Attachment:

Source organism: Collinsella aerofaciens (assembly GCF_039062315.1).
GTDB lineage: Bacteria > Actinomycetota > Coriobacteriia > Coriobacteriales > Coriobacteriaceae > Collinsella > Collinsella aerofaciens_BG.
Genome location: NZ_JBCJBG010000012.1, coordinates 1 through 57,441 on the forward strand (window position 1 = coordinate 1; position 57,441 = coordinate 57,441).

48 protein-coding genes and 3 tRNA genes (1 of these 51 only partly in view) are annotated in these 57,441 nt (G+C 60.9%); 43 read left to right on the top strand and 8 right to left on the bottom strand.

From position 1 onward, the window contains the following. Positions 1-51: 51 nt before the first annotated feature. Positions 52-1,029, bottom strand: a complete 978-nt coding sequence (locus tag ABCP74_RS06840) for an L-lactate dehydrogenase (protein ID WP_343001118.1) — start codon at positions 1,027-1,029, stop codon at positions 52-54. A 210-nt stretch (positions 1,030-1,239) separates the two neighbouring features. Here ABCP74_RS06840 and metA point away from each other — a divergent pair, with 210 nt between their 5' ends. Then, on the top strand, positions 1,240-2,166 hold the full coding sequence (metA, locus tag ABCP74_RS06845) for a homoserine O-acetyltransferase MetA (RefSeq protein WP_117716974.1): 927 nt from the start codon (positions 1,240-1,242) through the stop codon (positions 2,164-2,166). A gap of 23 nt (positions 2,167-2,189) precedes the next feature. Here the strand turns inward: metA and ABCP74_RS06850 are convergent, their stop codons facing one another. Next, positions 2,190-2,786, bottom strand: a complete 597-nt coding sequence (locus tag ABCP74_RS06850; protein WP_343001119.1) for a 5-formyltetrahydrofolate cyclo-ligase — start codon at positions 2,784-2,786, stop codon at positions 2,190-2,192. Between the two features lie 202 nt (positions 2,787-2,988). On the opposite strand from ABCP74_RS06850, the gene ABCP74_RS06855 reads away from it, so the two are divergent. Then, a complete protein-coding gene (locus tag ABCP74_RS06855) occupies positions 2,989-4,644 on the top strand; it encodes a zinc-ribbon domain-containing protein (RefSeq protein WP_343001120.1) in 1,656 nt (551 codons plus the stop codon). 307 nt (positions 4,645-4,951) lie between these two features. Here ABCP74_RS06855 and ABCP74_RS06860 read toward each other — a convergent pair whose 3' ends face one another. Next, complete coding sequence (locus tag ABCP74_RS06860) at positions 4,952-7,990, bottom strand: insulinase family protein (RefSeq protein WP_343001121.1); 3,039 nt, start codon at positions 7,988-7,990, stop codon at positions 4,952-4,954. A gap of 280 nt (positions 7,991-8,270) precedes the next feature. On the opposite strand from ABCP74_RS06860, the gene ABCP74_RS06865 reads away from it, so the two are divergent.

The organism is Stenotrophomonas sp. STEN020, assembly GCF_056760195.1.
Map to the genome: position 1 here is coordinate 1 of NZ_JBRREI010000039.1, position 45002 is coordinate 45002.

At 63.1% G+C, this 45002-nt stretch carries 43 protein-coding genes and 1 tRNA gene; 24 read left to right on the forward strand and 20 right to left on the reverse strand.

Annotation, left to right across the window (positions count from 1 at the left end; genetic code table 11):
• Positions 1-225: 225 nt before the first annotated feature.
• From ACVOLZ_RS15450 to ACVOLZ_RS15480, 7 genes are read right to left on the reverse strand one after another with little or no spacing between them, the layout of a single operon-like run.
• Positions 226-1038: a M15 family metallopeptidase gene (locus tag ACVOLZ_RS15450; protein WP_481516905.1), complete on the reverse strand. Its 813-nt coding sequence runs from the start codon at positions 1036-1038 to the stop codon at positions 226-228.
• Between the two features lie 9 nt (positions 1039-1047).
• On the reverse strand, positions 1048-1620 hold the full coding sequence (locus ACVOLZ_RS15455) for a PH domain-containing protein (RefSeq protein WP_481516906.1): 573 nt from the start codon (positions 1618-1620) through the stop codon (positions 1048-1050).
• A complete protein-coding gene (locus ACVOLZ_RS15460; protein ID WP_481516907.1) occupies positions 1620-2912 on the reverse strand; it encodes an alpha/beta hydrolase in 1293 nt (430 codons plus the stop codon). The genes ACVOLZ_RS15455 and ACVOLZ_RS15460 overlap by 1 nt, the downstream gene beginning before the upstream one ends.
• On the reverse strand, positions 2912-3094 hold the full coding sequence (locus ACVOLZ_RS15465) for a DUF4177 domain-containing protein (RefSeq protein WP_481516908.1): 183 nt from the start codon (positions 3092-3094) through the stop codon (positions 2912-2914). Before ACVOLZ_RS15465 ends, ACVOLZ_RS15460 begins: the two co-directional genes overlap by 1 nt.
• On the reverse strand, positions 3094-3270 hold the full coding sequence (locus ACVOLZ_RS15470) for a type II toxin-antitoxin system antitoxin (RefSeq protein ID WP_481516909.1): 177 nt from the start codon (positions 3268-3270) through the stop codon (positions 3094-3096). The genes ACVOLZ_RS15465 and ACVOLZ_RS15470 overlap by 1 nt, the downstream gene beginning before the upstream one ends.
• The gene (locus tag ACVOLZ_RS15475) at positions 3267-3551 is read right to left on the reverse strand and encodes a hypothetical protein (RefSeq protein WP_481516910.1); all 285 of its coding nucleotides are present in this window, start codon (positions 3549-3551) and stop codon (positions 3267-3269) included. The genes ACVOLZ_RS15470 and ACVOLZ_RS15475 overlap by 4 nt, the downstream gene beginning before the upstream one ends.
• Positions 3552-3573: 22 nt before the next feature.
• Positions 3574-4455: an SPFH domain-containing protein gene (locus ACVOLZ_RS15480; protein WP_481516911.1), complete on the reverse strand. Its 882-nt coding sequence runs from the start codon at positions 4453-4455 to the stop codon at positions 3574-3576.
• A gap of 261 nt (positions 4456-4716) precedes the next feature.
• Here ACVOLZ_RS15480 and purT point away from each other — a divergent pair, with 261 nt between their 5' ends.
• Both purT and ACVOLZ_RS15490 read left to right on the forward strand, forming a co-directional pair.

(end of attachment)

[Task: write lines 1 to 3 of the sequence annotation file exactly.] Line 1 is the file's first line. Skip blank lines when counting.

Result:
Source organism: Collinsella aerofaciens (assembly GCF_039062315.1).
GTDB lineage: Bacteria > Actinomycetota > Coriobacteriia > Coriobacteriales > Coriobacteriaceae > Collinsella > Collinsella aerofaciens_BG.
Genome location: NZ_JBCJBG010000012.1, coordinates 1 through 57,441 on the forward strand (window position 1 = coordinate 1; position 57,441 = coordinate 57,441).